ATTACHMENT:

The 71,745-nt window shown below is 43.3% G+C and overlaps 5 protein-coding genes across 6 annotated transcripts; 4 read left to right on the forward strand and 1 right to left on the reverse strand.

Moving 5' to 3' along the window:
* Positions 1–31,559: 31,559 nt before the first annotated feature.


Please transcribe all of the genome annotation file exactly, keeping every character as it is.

The 71,745-nt window shown below is 43.3% G+C and overlaps 5 protein-coding genes across 6 annotated transcripts; 4 read left to right on the forward strand and 1 right to left on the reverse strand.

Moving 5' to 3' along the window:
* Positions 1–31,559: 31,559 nt before the first annotated feature.